Editor’s note: You, friend, already know I’m very interested in the softer side of money management, including the way our relationship with money shapes our financial health and wealth. Here is a wonderful guest to share the evolution of her relationship with money: from a saving child, through a credit card-wielding adult, to building a mature attitude to money. Lynn from Mrs Mummypenny is not only a good friend of mine; she is also a woman, and a blogger, on a mission and an inspiring story to tell. Lynn Beattie is also the author of The Money Guide to Transform Your Life: a combination of a brutally honest personal account of her relationship with money and sound, down-to-earth tips on how to improve your relationship with money. Please, make her welcome.
My relationship with money as a child
As a child my relationship with money was great. I used to obsessively save my birthday, Christmas and pocket money. I opened a Bradford & Bingley bank account aged eight and would pay in my saved money as often as I could. I remember checking my passbook lots, watching the balance grow and seeing the interest being added.
I went out and got a job as soon as I could, aged 14, I was working in a shoe shop every Saturday. My first job and I have never stopped earning since then. I was able to buy whatever I wanted with what I earned, my own clothes, drinks with my friends (yes, I started young). I had financial freedom from a young age.
Life Changed Overnight
But then my mum died suddenly, I was 16, still working in the shoe shop. In fact, I went into work the day my mum died (I was brought straight home by my wonderful boss). Life changed overnight. I was the only child left at home with my helpless dad. I become the carer, the homemaker, looking after the shopping, cooking, cleaning, clothes washing. I also managed the household budget.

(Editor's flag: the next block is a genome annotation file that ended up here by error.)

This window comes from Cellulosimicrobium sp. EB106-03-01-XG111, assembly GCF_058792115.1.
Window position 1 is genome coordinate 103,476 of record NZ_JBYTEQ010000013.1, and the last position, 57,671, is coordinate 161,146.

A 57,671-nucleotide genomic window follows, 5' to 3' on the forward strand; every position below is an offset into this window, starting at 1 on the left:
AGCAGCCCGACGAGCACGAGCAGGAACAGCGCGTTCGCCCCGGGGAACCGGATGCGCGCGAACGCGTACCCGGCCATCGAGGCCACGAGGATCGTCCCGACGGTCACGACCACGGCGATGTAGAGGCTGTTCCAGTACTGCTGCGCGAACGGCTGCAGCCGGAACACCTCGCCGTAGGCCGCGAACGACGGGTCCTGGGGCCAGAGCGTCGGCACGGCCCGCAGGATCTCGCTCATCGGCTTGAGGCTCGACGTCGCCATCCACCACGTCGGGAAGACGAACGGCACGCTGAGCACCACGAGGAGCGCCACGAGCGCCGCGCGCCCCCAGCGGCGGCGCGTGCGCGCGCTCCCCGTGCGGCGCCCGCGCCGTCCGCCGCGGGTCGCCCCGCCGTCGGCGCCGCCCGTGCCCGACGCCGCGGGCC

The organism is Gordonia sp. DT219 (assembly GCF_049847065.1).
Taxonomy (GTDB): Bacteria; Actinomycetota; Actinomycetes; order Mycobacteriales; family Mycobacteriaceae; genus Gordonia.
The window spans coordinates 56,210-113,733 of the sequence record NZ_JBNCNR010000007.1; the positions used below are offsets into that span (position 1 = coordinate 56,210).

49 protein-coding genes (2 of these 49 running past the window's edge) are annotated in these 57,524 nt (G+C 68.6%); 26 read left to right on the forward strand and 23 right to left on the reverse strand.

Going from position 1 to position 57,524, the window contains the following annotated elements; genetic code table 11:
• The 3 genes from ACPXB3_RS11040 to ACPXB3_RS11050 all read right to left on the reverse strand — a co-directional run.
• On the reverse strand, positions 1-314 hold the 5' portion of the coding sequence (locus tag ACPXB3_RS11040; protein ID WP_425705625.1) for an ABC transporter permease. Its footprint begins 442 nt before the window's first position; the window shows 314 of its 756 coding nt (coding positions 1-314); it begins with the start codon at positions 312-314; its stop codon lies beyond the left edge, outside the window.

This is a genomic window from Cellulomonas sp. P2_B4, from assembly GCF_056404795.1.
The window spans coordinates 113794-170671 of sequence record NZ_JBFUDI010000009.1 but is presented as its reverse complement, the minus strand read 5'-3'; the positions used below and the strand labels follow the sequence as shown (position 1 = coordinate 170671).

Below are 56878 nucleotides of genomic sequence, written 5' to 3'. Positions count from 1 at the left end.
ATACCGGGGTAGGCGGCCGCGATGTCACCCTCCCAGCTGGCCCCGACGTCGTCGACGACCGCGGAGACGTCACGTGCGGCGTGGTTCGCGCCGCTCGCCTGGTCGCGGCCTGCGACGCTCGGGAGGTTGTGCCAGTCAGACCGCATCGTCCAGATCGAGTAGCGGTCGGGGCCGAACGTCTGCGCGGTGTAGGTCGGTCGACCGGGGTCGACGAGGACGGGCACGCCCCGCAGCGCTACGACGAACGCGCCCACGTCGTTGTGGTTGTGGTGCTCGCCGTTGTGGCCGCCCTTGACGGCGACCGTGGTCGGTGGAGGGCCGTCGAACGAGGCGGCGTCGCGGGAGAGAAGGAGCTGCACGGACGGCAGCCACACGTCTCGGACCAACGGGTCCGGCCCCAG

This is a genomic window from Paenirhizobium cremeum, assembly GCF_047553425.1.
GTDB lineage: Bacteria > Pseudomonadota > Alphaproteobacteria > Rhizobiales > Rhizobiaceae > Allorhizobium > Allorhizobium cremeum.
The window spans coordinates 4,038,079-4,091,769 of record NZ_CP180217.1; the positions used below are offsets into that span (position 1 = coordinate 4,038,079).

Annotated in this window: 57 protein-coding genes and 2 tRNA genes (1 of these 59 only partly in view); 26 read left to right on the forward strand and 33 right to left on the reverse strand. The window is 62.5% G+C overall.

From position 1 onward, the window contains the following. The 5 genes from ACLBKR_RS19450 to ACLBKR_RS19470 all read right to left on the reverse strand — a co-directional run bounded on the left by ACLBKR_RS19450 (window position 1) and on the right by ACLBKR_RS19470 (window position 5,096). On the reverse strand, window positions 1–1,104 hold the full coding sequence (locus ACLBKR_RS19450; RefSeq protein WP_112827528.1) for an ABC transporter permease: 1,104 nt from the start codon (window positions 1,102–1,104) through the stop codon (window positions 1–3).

The loss made me more determined to do well in my A-levels and to get away from this life that had gone so wrong. I got the grades I needed and went off to university 300 miles away in London. I was to study maths with statistics and management for four years. I even chose to do a sandwich degree which meant I could work for one year of the degree course.
Money Sense Stopped
This is where the money sense stopped and my relationship with money went bad. I started university in 1995, I got a full grant, I was also getting an allowance to pay my rent and bills each month from my dad. I went straight to the Student Barclays Bank on campus and opened an account with a big overdraft and opened a credit card. My first experience with debt. It was the easiest thing in the world to get at this money. It was free, no interest to pay on the overdraft or the credit card.
Suddenly I had lots of money I could spend, so I went out and spent it. I bought a new stereo for my tiny university room. I bought a stack of clothes in Topshop, at the till they offered me a store card and a way of delaying the repayment of the clothes. I signed up and was accepted.
Just to make my mental wellbeing that much worse at the end of my first year of university my dad died. Again suddenly, of a heart attack. I went into a spiral of spending way more than I was given in grants or earning from my part-time job at the pub or from my work placements. The spiral of ongoing credit card debt began all the way back at university.